One might think that the first class of professional Forest Rangers were born and raised in the good Ol' U.S. of A., but that was not always the case. We learn in the fascinating account of Ranger Cecil Reindorp that he was a British citizen, advised to take a medical leave of absence by his doctor. In his letter to Gifford Pinchot of January 25, 1939, Reindorp recounts: "In July, 1907, just about the first anniversary of my marriage, my application for Life Insurance was turned down for the reasons that I had come to the U.S. from England on account of tuberculosis, and my health history and temporary condition at that time were unsatisfactory; the doctor who made the physical examination advised me find employment in the open air instead of office work." Like so many of the First Foresters, work in the out-of-doors was not just appealing but life-enhancing, and in Ranger Reindorp's case, life-saving!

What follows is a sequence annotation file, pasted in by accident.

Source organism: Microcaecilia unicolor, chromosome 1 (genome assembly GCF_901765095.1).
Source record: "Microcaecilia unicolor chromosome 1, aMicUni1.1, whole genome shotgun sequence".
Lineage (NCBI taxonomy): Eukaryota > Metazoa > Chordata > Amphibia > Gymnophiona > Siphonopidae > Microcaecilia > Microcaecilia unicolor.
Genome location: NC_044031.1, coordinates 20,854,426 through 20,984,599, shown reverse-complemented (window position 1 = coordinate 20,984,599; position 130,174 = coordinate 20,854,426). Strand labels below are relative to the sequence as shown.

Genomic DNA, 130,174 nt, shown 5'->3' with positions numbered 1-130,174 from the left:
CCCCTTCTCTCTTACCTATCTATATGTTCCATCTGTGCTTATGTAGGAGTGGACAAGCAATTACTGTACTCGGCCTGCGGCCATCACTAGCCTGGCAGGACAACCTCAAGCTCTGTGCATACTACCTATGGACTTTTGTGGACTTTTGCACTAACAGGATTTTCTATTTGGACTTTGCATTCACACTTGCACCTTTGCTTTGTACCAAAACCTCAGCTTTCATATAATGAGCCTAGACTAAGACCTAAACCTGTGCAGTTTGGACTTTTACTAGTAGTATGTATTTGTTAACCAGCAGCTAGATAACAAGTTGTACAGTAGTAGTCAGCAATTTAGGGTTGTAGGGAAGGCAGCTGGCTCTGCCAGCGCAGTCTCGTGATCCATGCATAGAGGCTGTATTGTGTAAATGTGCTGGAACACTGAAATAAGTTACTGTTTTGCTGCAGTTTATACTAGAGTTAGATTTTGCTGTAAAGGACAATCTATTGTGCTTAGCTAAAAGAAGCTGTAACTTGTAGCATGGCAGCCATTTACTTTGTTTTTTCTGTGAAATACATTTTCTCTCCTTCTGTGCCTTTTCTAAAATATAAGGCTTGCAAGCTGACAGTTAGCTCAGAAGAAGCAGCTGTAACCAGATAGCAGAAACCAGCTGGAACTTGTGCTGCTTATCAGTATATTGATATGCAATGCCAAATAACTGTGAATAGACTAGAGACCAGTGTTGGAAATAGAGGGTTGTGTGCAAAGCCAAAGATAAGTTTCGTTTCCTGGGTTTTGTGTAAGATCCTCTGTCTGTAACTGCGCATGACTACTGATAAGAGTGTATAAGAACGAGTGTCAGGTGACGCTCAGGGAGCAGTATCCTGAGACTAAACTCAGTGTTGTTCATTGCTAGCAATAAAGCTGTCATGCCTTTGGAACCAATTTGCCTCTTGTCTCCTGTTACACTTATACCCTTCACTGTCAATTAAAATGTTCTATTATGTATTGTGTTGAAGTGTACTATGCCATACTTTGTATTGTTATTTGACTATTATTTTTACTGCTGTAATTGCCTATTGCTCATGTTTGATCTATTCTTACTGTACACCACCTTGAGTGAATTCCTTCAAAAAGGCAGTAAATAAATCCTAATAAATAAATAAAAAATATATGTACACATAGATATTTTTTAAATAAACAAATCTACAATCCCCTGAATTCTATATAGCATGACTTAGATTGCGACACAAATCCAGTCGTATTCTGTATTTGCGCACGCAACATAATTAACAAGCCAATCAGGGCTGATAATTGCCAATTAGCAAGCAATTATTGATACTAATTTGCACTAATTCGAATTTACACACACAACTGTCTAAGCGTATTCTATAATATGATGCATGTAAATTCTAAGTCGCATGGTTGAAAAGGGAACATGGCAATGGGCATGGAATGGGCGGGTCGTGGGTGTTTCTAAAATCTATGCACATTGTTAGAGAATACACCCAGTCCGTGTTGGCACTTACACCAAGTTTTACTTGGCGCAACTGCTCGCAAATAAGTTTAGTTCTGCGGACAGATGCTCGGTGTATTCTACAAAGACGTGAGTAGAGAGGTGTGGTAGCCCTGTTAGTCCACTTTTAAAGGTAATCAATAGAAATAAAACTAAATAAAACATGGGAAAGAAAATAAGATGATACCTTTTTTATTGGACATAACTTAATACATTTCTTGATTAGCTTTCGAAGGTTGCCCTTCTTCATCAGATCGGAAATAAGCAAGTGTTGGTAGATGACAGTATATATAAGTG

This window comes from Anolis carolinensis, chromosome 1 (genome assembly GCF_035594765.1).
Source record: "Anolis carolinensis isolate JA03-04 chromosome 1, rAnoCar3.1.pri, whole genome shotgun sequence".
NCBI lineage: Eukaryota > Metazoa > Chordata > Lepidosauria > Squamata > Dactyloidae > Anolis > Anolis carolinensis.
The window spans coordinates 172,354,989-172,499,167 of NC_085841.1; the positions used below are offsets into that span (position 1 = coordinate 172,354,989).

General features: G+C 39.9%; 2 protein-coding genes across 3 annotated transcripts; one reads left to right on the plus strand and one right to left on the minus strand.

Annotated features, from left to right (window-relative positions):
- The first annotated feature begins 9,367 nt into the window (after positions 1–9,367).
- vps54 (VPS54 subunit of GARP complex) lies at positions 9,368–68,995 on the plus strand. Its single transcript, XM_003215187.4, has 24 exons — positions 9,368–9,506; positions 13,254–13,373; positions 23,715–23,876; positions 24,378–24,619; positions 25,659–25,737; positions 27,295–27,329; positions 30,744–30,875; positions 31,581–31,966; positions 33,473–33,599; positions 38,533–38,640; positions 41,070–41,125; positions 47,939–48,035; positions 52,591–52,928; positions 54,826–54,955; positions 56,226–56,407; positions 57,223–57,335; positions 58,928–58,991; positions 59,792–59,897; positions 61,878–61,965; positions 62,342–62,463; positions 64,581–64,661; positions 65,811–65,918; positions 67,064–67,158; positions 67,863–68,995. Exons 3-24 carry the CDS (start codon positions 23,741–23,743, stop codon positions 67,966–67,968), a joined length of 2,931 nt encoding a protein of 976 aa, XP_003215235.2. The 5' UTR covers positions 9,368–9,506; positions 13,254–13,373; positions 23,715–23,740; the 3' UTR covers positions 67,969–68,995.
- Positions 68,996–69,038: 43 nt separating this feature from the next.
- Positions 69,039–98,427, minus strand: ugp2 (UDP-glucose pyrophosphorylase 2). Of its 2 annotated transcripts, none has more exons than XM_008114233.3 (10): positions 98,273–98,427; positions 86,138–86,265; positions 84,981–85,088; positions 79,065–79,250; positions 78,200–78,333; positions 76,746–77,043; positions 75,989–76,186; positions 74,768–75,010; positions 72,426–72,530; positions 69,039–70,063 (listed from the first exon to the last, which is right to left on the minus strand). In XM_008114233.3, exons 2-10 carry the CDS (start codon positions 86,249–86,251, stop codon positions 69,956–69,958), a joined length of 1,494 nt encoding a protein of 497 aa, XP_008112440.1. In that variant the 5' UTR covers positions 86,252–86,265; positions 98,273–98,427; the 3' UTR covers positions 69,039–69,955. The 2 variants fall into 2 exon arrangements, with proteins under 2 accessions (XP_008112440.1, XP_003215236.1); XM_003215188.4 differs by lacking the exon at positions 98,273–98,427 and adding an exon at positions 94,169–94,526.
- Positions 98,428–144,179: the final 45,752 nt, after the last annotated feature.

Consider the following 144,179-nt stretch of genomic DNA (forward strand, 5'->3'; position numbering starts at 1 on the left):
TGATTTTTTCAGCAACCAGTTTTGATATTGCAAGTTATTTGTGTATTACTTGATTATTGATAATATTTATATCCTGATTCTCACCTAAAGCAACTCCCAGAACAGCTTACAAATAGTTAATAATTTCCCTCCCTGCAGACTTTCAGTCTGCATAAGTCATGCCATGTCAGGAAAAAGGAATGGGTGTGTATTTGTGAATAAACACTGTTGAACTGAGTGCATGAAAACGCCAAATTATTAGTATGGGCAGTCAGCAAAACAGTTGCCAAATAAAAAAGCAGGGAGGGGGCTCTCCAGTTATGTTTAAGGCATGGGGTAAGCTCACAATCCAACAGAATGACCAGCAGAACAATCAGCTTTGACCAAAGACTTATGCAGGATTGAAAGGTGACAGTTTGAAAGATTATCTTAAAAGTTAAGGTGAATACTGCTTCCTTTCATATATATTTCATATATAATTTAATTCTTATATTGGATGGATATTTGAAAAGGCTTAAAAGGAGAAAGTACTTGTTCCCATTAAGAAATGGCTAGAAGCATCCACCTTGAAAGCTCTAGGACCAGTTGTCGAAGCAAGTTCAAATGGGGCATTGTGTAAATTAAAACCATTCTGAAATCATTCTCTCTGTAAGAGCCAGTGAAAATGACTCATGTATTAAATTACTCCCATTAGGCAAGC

As it turns out, Reindorp, who served in the United States Forest Service from 1907-1918, found himself in the good company of fellow immigrants during the war years. He served in various positions in California as well as on the Gila National Forest of New Mexico where he recounted that not much attention was paid to conservation. "The general run of the people at that time had little or no interest in game and fish "conservation" as it was called."

Reindorp provides an interesting insight into the demographic makeup of the new service: "Just about the time I had got settled down in my new location the Great War broke out in Europe; there were three of us living at Gallinas Planting Station--Hermann Krauch of German parentage; myself born in England, and Marcel F. Pincetl born in France, which provided a somewhat complicated situation, and when Joseph C. Kircher became Supervisor and came out to the District at various times, he took great delight in making the kettle boil."